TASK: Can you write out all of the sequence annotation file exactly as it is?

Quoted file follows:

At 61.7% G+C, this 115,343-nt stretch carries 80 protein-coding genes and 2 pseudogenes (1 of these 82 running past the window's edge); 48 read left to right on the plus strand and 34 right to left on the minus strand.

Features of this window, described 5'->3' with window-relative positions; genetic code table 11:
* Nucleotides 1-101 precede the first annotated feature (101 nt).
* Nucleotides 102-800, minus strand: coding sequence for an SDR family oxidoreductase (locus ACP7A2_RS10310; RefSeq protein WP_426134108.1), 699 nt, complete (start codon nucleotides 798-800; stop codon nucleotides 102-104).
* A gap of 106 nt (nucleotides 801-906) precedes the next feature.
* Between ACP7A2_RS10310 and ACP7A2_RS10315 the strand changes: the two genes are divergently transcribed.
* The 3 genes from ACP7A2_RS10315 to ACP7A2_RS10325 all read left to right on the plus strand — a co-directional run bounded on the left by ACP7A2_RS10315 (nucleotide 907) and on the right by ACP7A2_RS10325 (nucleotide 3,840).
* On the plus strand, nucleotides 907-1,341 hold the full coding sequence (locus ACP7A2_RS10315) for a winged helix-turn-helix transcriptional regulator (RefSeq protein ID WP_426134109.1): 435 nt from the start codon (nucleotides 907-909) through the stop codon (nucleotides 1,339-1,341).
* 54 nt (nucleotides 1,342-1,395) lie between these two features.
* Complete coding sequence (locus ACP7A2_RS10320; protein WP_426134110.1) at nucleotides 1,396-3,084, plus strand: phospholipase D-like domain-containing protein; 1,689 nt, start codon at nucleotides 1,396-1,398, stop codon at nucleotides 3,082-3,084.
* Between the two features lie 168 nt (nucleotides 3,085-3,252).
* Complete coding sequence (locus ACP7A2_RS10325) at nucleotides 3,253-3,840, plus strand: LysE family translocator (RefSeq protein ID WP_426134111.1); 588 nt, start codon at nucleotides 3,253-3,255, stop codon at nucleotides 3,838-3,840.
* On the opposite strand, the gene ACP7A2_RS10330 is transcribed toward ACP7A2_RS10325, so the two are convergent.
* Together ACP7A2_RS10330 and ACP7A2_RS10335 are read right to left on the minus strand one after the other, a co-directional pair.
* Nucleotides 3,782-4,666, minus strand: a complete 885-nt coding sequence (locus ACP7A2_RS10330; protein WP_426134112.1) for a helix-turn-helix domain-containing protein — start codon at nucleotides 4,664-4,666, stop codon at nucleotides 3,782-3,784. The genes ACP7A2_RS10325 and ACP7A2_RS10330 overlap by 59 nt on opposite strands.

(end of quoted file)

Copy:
At 61.7% G+C, this 115,343-nt stretch carries 80 protein-coding genes and 2 pseudogenes (1 of these 82 running past the window's edge); 48 read left to right on the plus strand and 34 right to left on the minus strand.

Features of this window, described 5'->3' with window-relative positions; genetic code table 11:
* Nucleotides 1-101 precede the first annotated feature (101 nt).
* Nucleotides 102-800, minus strand: coding sequence for an SDR family oxidoreductase (locus ACP7A2_RS10310; RefSeq protein WP_426134108.1), 699 nt, complete (start codon nucleotides 798-800; stop codon nucleotides 102-104).
* A gap of 106 nt (nucleotides 801-906) precedes the next feature.
* Between ACP7A2_RS10310 and ACP7A2_RS10315 the strand changes: the two genes are divergently transcribed.
* The 3 genes from ACP7A2_RS10315 to ACP7A2_RS10325 all read left to right on the plus strand — a co-directional run bounded on the left by ACP7A2_RS10315 (nucleotide 907) and on the right by ACP7A2_RS10325 (nucleotide 3,840).
* On the plus strand, nucleotides 907-1,341 hold the full coding sequence (locus ACP7A2_RS10315) for a winged helix-turn-helix transcriptional regulator (RefSeq protein ID WP_426134109.1): 435 nt from the start codon (nucleotides 907-909) through the stop codon (nucleotides 1,339-1,341).
* 54 nt (nucleotides 1,342-1,395) lie between these two features.
* Complete coding sequence (locus ACP7A2_RS10320; protein WP_426134110.1) at nucleotides 1,396-3,084, plus strand: phospholipase D-like domain-containing protein; 1,689 nt, start codon at nucleotides 1,396-1,398, stop codon at nucleotides 3,082-3,084.
* Between the two features lie 168 nt (nucleotides 3,085-3,252).
* Complete coding sequence (locus ACP7A2_RS10325) at nucleotides 3,253-3,840, plus strand: LysE family translocator (RefSeq protein ID WP_426134111.1); 588 nt, start codon at nucleotides 3,253-3,255, stop codon at nucleotides 3,838-3,840.
* On the opposite strand, the gene ACP7A2_RS10330 is transcribed toward ACP7A2_RS10325, so the two are convergent.
* Together ACP7A2_RS10330 and ACP7A2_RS10335 are read right to left on the minus strand one after the other, a co-directional pair.
* Nucleotides 3,782-4,666, minus strand: a complete 885-nt coding sequence (locus ACP7A2_RS10330; protein WP_426134112.1) for a helix-turn-helix domain-containing protein — start codon at nucleotides 4,664-4,666, stop codon at nucleotides 3,782-3,784. The genes ACP7A2_RS10325 and ACP7A2_RS10330 overlap by 59 nt on opposite strands.